Convenience: Accessing funds can be cumbersome, requiring the physical device and, at times, a more complex transaction process.

Custodial Wallets

Custodial wallets are managed by a third party, such as a cryptocurrency exchange, that keeps the private keys on behalf of the user. This setup simplifies the user experience by handling security, backup, and recovery.

When you deposit cryptocurrency into a custodial wallet, the control over those funds technically shifts to the provider. The provider is responsible for safeguarding the private keys and offers features like account recovery in case of lost access details.

Benefits:

User-friendly: Especially appealing to newcomers, these wallets require minimal knowledge of cryptocurrency storage and security practices.
Recovery options: Users can recover their accounts if they forget their passwords, unlike non-custodial wallets where losing a private key can mean losing access to funds permanently.

Drawbacks:

Control and trust: Users must trust the provider to secure their funds and act in their interest, potentially raising concerns about mismanagement or breaches.
Regulatory and operational risks: Custodial wallets are subject to regulatory changes and operational risks, including the potential for the service to be discontinued.

How to secure your web3 wallet

As the space is still nascent, users must remain educated and cautious, and adopt a safety-first approach rather than to be led by greed, to keep their wallet secure. If you detect suspicious clues, do not engage. When in doubt, seek assistance from Flipster support.

Enable Two-Factor Authentication (2FA)

Implementing 2FA adds an additional layer of protection if your password is compromised. This practice, often overlooked for its simplicity, can deter unauthorized access to your wallet’s digital assets by attackers. As some wallets make 2FA optional, ensure that 2FA is activated for all transactions and related accounts, where available, to reinforce your wallet’s security.

Use multiple wallets

Distributing your crypto assets across several wallets can effectively minimize the impact of a security breach. Consider using ‘burner’ wallets for high-risk transactions, such as airdrops or NFT mints, to separate your primary holdings from direct exposure. This strategy mitigates the risk of significant losses and also confuses potential attackers by dispersing your on-chain activity data.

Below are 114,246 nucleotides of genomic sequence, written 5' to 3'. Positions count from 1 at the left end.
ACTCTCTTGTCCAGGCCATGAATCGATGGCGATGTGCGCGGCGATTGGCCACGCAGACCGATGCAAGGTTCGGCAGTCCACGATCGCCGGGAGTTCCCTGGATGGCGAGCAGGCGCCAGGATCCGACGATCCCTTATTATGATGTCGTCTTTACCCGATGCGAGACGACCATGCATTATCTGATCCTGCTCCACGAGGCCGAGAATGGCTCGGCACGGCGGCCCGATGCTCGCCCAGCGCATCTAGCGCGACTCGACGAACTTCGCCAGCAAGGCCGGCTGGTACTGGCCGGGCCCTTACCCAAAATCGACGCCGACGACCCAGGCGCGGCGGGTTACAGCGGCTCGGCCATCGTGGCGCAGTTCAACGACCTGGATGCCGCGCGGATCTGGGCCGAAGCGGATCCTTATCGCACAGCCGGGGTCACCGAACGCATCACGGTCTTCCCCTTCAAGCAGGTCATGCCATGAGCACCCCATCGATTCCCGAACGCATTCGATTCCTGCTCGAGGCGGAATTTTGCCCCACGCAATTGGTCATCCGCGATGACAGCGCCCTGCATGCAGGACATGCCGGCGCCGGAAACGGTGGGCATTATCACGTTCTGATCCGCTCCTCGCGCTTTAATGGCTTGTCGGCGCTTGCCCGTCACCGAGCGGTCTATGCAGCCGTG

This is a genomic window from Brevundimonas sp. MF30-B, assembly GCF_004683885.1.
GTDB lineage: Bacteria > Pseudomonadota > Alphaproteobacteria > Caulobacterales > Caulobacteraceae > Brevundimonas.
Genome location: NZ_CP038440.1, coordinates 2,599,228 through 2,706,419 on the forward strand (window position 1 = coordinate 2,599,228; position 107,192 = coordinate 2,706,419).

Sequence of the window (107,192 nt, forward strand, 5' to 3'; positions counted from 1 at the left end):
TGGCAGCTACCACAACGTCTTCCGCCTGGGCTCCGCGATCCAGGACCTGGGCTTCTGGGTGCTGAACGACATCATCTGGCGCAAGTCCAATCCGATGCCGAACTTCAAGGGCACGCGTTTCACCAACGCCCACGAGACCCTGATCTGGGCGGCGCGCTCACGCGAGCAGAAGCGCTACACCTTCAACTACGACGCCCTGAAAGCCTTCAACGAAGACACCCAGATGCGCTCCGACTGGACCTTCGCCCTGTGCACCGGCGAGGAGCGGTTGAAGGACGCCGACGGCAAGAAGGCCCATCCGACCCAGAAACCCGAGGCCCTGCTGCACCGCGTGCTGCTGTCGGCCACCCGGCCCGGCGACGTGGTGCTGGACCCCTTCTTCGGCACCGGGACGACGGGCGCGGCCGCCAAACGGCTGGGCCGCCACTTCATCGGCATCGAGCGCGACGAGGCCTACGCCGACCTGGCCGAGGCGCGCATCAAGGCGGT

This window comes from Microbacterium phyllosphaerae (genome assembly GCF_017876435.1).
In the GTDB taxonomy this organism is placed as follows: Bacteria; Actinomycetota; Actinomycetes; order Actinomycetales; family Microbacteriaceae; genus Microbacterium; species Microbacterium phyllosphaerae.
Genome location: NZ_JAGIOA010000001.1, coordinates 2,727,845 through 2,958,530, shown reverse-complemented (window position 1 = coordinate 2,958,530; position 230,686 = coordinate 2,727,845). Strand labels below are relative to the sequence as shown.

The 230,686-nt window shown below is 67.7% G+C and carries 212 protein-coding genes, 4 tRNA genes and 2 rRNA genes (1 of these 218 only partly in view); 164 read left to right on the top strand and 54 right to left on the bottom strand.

Safeguard your passwords and seed phrase

The secure storage of your wallet’s seed phrase is critical for access to your assets. Do not share your wallet’s private keys with anyone. Opt for metal backups for durability against physical damage or use password managers for encrypted storage solutions. Alternatively, write it down on paper and store them in a secure location. Regardless of the method, the principle remains the same: your seed phrase should be stored securely, accessible only to you. In the event that you lose your private keys, ensure you have stored your seed phrase securely to recover your wallet and digital assets.

Use web3 security solutions

As the web3 space develops, so do the security solutions. Research and make use of web3 security solutions that offer risk identification and mitigation features, for real-time defense against emerging threats, securing your assets from newly discovered vulnerabilities.

Avoid clicking unverified links

Avoid engaging with unofficial or suspicious links, especially those promising unrealistic returns. Scammers often exploit the fear of missing out (FOMO) to lure victims into clicking malicious links, utilizing the guise of limited-time offers to instigate urgency. The rule of thumb is simple: if it looks suspicious, it probably is.

They often resort to using recognizable brand names, impersonating influential figures and companies, to abuse the trust and authority wielded by them. For clues, look out for inaccuracies, such as misspellings, incomplete descriptions, low-res images, and more, as indicators of reputability.

Only use legitimate dApps